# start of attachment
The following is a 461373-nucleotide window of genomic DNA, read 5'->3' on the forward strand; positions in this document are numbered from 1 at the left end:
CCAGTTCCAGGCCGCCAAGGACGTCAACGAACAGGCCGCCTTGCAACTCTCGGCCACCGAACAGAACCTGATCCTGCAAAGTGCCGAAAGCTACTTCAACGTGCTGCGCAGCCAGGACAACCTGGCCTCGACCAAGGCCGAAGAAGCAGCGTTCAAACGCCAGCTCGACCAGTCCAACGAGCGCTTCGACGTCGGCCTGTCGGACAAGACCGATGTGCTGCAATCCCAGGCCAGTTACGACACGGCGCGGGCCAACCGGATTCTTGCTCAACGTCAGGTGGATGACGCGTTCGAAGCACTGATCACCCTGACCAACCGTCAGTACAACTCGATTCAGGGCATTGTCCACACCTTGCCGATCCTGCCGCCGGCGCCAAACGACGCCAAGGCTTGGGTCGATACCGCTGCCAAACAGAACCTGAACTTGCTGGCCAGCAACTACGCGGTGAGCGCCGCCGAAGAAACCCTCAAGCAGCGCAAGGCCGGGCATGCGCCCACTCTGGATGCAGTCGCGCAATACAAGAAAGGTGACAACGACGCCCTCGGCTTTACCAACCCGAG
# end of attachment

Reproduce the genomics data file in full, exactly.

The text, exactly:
The following is a 461373-nucleotide window of genomic DNA, read 5'->3' on the forward strand; positions in this document are numbered from 1 at the left end:
CCAGTTCCAGGCCGCCAAGGACGTCAACGAACAGGCCGCCTTGCAACTCTCGGCCACCGAACAGAACCTGATCCTGCAAAGTGCCGAAAGCTACTTCAACGTGCTGCGCAGCCAGGACAACCTGGCCTCGACCAAGGCCGAAGAAGCAGCGTTCAAACGCCAGCTCGACCAGTCCAACGAGCGCTTCGACGTCGGCCTGTCGGACAAGACCGATGTGCTGCAATCCCAGGCCAGTTACGACACGGCGCGGGCCAACCGGATTCTTGCTCAACGTCAGGTGGATGACGCGTTCGAAGCACTGATCACCCTGACCAACCGTCAGTACAACTCGATTCAGGGCATTGTCCACACCTTGCCGATCCTGCCGCCGGCGCCAAACGACGCCAAGGCTTGGGTCGATACCGCTGCCAAACAGAACCTGAACTTGCTGGCCAGCAACTACGCGGTGAGCGCCGCCGAAGAAACCCTCAAGCAGCGCAAGGCCGGGCATGCGCCCACTCTGGATGCAGTCGCGCAATACAAGAAAGGTGACAACGACGCCCTCGGCTTTACCAACCCGAG